by Little, Brown & Co. 8vo. xx+298 pp. Illus. $5.00.. Boston:
MR. ORCUTT’S quest may be said to have come to an end: he has prepared the perfect book. If, in my review, I am to live up to the popular notion that a ‘critic’ is one who finds fault with the books he considers, I shall be driven to such desperate expedients as pointing out that Mr. Orcutt spells ‘Gabrilowitsch’ without the ‘s,’that his discussion of Mark Twain uses ‘philosophy’ in the vague sense of ‘understanding of life,’that he is guilty of referring to John Baskerville as one of the ‘most unique’ characters in the history of printing. I am confident also that his low estimate of the ’barrenness’ of mediævalism would be modified somewhat if he knew his Middle Ages as well as he knows his Renaissance. For my purpose, however, it is better to record that he has placed a volume on my shelves between A. Edward Newton’s Amenities of BookCollecting and W. W. Ellsworth’s A Golden Age of Authors.
In Quest of the Perfect Book is slightly more technical than either of these earlier volumes: A Golden Age of Authors was purely literary reminiscence, while The Amenities of BookCollecting had for its special theme a pursuit very simple when compared with ‘The Lure of Illumination’ and printing as an art. But let the knowledge of the head of the University Press of Cambridge frighten nobody, for he does not parade it; and he tells his story with the enthusiasm of an adventurer.
Mr. Orcutt’s ideal may best be expressed in his own words: —
‘ What I wanted to do was to build low-cost volumes upon the same principles as de luxe editions, eliminating the expensive materials, but retaining the harmony and consistency that come from designing the book from an architectural standpoint. It adds little to the expense to select a type that properly expresses the thought which the author wishes to convey; or to have the presses touch the letters into the paper in such a way as to become a part of it . . . or to find a paper . . . soft to the feel and grateful to the eye, on which the page is placed with wellconsidered margins; or to use illustrations or decorations, if warranted at all, in such a way as to assist the imagination of the reader rather than to divert him from the text; to plan a titlepage which, like the door to a house, invites the reader to open it and proceed, its type lines carefully balanced with the blank; or to bind . . . with trig squares and with design or lettering in keeping with the printing inside.’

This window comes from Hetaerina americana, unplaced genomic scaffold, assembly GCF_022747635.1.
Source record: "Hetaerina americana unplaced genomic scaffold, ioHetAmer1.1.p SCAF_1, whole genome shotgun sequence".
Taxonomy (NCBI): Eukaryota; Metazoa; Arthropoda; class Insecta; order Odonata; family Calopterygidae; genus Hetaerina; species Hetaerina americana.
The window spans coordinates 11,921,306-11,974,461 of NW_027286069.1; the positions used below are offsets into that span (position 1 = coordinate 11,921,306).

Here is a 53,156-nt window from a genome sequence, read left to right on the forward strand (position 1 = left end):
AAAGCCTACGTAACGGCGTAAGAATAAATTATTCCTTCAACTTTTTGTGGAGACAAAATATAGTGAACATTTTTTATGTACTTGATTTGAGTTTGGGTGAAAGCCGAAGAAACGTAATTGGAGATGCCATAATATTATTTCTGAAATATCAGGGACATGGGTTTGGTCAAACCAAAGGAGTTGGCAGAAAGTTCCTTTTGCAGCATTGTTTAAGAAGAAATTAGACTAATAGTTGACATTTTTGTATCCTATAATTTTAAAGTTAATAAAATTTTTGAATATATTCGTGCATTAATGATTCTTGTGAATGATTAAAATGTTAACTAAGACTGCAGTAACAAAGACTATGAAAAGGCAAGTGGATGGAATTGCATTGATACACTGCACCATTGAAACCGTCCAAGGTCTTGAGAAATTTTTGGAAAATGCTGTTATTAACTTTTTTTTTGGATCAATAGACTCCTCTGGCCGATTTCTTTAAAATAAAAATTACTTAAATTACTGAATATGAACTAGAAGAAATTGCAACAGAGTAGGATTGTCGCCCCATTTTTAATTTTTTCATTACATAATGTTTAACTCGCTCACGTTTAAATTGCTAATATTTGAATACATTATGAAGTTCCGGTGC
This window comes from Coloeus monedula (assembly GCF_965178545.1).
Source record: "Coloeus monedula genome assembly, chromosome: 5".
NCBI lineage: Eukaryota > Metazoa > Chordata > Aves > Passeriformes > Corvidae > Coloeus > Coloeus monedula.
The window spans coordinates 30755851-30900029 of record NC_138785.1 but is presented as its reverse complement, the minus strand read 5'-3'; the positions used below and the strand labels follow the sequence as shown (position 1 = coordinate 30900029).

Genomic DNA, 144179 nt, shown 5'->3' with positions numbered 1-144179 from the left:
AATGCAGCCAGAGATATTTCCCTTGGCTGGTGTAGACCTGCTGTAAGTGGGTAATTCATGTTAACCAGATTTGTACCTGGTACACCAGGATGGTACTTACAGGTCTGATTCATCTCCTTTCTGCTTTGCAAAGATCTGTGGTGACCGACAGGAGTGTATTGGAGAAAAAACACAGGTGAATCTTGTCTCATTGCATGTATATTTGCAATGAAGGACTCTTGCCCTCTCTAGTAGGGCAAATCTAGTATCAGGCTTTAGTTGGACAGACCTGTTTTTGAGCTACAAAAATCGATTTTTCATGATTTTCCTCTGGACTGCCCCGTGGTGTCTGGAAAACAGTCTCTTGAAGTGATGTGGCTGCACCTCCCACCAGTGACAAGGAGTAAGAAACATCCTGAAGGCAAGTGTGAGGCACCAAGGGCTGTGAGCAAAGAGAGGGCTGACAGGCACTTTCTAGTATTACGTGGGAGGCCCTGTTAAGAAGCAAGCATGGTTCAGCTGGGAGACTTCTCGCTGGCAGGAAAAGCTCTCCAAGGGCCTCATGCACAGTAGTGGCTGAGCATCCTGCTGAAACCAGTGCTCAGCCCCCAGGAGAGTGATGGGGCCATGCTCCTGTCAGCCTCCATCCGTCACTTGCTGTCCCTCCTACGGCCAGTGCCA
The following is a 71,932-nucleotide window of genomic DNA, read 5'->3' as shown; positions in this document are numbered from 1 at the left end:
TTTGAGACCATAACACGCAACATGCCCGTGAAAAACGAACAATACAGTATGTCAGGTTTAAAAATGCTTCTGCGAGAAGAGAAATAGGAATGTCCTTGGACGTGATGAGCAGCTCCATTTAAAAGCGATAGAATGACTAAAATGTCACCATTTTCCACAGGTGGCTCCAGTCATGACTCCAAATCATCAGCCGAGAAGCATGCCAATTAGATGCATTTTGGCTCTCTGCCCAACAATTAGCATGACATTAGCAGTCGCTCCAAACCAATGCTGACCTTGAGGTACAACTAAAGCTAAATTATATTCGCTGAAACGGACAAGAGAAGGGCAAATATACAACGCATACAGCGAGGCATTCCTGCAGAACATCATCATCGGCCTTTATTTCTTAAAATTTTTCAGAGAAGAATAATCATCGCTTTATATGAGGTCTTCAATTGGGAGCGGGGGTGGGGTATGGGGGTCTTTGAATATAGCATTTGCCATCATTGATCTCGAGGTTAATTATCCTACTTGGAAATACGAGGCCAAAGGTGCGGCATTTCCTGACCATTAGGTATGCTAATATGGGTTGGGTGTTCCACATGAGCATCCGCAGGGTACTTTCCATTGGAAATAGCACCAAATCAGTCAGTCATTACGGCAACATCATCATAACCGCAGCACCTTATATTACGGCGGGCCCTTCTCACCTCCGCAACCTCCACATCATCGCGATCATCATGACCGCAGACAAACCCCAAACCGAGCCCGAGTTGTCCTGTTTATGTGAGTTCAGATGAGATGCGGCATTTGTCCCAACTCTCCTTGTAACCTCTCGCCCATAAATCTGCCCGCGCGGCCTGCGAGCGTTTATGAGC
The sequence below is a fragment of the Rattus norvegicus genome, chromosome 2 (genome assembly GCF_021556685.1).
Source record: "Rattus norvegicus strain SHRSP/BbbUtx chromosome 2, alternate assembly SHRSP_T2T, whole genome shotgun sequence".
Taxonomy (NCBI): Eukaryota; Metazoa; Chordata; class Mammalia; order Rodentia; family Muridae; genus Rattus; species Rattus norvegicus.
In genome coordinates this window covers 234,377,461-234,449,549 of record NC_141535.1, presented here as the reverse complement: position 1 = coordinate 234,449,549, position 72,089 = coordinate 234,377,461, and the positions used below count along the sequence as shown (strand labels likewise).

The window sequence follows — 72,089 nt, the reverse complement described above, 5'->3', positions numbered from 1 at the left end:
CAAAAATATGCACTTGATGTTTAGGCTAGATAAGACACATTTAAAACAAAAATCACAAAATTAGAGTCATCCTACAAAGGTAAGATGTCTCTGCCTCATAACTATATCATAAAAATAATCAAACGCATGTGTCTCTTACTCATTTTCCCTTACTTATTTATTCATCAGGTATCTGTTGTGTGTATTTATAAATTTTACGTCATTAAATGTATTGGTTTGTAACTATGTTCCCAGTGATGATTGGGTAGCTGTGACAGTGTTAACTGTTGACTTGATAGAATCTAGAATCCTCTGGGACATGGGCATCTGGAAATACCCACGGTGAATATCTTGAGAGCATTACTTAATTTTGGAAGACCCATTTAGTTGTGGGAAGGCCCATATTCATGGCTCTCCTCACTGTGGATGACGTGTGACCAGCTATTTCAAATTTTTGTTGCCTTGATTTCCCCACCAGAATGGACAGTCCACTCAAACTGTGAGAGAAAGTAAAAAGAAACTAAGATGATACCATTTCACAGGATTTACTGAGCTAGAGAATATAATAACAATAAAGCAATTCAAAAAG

Many years have passed since Mr. Orcutt set out on his quest. He realized that ‘no man can give of himself beyond what he possesses,’ and that in order to make his ambition worth achieving he must absorb ‘the beauty of the ancient manuscripts and the early printed books.’ This meant, in narrowing circles: Europe; Italy; Guido Biagi and the Laurenziana in Florence. He describes in some detail ten examples of illuminated manuscripts, from the Lindisfarne Gospels of the Celtic eighth century to the Hours of Anne of Brittany in the French sixteenth, and ten ‘Triumphs of Typography’ from the Gutenberg Bible to the Kelmscott Chaucer and the Doves Bible of Cobden-Sanderson. In the course of his researches he was brought into contact with many artists, printers, librarians, and scholars; and he is able to bring these men out of the obscurity to which such are usually confined, so that we can see them for what they are, and applaud their services to scholarship and literature.
It is interesting also to read of Henry James’s happy experiments with Fletcherism. (Horace Fletcher is not even mentioned in Percy Lubbock’s edition of James’s Letters.) I am surprised to learn of Bernard Shaw’s interest in typography: I should say his books were typographically and in format the least attractive I have.
Going back to Mr. Newton’s Amenities of Book-Collecting, one recalls how that volume made amateur collectors of nobody knows how many Americans (to the ruination of their pocketbooks, but to the vast improvement of their souls). If Mr. Orcutt’s book has anything like the influence it should have, librarians are going to be puzzled these next few years to account for the sudden spurt of interest in printing and illumination. In Quest of the Perfect Book is a most beautiful trade volume. It is inconceivable that any bibliomaniac should even consider getting along without it.